Thursday, January 11, 2007
Culture Shock 01.11.07: Why 'You' became Person of the Year
Was Time, itself a charter member of the Media Establishment, pandering to its readers? Did Time's editors really think "You" deserving over, say, President Bush, Barak Obama or those nuts in Iran and North Korea? Were Time's editors, like some fortysomething father of three, trying, pathetically, to be hip? What gives?
Then, a few days later, what passes for the Iraqi government hanged Saddam Hussein, making him not only an ex-dictator, but an ex-Saddam. And soon afterward, low-resolution footage of the whole affair — stop, drop and snap, taken with a camera phone — debuted on the wildly popular Web site YouTube.com. By now, it's probably the most-watched snuff film since JFK rode past the grassy knoll.
For once, Time magazine was right. You are the person of 2006.
Saddam's execution was meant to be shrouded in secrecy. But because of the Internet, now everyone can judge for themselves whether it was just or simply revenge for Saddam's decades of oppression. What I think doesn't matter. Thanks to YouTube, you can draw your own conclusion.
This is the breakthrough of the Internet. Until recently, the Internet was much like every other medium that had dominated before it. Like print, radio and television, it was largely one way — people in power talking to you. Now, with the rise of easy-to-use Web sites like Blogger, LiveJournal, MySpace and YouTube, which debuted in 2005, the Internet truly runs in both directions. You can talk back.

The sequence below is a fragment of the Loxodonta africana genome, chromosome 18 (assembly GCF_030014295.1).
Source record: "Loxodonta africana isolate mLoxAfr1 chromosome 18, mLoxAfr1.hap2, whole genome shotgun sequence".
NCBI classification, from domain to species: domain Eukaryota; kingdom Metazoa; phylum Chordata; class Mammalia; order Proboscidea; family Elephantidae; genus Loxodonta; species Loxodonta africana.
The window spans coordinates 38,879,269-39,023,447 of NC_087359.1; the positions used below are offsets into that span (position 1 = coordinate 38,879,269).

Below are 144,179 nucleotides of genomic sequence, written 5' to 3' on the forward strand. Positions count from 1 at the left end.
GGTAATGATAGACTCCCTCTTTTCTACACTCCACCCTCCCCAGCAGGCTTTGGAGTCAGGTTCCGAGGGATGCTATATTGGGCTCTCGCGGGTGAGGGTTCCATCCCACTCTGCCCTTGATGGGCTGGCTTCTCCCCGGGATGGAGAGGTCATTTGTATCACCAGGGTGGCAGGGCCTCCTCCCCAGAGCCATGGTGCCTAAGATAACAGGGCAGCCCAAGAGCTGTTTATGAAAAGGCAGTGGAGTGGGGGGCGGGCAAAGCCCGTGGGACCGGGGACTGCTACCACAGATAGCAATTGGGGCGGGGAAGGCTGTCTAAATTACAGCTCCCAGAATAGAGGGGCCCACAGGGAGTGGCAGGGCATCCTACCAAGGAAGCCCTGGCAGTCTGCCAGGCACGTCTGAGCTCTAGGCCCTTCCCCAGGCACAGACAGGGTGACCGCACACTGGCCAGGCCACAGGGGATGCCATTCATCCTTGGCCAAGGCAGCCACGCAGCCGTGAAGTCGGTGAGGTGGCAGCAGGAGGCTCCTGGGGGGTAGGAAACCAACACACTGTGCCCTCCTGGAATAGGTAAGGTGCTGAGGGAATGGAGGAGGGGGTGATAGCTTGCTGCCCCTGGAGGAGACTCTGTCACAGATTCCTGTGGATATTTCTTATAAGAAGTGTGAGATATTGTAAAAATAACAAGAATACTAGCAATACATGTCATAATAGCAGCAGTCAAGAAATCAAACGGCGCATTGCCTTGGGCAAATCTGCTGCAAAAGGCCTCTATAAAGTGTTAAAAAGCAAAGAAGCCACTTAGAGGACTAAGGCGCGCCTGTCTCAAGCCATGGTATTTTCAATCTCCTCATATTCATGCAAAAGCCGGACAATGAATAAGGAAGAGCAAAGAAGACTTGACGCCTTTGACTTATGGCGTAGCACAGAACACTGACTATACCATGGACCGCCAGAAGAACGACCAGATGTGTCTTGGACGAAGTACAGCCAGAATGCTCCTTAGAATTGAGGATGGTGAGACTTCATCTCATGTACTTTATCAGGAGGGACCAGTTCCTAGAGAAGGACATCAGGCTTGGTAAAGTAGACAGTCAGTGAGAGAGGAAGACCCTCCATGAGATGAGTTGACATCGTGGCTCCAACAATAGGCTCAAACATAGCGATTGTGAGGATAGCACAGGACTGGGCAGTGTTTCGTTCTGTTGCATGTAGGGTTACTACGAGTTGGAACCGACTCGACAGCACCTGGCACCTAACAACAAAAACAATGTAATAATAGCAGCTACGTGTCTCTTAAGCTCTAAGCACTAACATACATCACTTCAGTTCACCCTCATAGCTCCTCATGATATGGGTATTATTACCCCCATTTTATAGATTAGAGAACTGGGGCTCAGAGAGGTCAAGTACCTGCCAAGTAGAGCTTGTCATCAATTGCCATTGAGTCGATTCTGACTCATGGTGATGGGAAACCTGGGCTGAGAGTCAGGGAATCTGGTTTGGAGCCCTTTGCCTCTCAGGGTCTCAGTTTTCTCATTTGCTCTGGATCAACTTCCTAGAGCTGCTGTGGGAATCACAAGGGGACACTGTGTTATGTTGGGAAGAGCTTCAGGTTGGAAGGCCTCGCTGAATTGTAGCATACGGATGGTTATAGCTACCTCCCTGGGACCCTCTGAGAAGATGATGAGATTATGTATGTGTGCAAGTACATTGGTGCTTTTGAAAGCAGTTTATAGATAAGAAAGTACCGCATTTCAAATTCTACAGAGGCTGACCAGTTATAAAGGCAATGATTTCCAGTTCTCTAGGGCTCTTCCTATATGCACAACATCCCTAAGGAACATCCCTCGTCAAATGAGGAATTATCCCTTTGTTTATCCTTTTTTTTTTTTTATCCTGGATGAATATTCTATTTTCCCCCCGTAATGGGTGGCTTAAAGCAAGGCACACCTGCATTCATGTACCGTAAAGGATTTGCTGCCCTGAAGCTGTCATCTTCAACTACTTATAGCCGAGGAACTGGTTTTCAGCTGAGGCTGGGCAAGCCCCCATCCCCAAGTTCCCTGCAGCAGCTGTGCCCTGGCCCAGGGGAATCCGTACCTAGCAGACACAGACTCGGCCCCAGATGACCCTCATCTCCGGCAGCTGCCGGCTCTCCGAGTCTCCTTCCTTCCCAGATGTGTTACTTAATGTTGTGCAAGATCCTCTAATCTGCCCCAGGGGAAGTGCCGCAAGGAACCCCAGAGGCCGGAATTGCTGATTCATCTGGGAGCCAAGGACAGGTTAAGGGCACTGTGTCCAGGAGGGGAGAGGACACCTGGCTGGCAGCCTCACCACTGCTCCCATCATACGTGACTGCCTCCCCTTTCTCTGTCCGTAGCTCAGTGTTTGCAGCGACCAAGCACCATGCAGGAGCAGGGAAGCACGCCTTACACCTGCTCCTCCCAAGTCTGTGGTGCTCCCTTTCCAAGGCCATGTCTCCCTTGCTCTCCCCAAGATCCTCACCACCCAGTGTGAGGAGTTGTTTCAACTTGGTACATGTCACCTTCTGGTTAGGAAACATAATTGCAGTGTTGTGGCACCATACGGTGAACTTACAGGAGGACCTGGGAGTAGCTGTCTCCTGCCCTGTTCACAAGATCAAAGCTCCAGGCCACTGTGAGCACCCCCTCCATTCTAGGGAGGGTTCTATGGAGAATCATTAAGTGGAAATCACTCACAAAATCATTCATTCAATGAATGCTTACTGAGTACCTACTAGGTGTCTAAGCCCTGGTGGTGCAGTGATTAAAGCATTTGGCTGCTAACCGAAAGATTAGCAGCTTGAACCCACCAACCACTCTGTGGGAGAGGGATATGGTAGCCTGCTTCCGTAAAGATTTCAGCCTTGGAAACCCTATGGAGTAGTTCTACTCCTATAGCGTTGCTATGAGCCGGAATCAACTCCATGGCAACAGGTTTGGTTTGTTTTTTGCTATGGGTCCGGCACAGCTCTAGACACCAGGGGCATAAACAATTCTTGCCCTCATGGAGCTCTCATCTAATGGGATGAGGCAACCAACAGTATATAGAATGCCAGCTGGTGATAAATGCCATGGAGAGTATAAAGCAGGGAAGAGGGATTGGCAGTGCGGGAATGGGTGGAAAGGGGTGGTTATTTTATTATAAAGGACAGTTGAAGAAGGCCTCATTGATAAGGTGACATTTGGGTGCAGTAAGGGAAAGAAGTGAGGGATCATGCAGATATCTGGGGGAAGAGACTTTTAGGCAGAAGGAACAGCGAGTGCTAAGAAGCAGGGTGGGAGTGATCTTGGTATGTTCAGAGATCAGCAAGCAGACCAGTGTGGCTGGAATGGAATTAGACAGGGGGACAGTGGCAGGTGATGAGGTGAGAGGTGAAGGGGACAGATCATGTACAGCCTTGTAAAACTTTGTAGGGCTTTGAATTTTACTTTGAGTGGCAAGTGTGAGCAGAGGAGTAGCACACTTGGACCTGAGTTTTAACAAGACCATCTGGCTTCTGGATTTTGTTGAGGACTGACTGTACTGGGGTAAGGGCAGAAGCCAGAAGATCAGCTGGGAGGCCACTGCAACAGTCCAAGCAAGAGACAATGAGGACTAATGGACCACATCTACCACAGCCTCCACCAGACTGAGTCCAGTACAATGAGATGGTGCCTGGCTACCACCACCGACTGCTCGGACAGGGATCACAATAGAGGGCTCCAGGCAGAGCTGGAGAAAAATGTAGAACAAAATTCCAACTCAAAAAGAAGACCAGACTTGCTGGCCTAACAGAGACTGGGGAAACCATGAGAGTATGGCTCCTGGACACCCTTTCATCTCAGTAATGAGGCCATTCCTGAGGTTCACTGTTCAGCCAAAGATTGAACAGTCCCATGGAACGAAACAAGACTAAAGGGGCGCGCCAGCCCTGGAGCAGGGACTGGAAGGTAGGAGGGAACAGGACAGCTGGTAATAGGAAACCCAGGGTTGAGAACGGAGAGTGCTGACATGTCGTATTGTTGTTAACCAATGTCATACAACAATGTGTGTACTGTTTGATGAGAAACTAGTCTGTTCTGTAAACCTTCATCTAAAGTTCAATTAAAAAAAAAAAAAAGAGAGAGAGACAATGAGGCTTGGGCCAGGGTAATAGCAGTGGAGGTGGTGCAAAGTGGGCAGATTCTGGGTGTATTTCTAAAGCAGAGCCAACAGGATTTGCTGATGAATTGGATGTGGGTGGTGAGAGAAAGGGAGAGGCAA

You no longer have to know the first thing about computer programming to have your own Web site, filled with your own thoughts, opinions, photographs and videos. Now, there is no gatekeeper, no middleman preventing you from finding an audience. While the big music and movie companies whine about diminishing profits and illegal downloads, amateur bands and filmmakers are posting their own material on MySpace and gaining a following.
The leak of the Saddam video proves that "You" — that is, anyone — can drive a story. But it's not such huge, headline-grabbing stories that, in the end, really matter. No, what matters are the millions of small stories being told by millions of people who now have a way to talk to the entire world.
Compared to biological evolution, cultural evolution occurs in the blink of an eye. Now it will occur even more rapidly. As the average person produces more and more content for the Internet, more and more ideas are subject to its great, electronic feedback loop, which weeds through them like the cyberspace equivalent of natural selection. Charles Darwin meets Bill Gates.
Post a video to YouTube, and viewers can rate it. Write a blog, and you live or die by the number of other sites that link to you. It's the same power Roman emperors wielded in the Coliseum, only dispersed among billions of thumbs and only metaphorically fatal.
Of course, there is still a place for one-way media. We all spend more time consuming content than creating it. But the ratio of consumption to creation is no longer as lopsided as it was.
There is a lot more creativity out there than before. And You are responsible.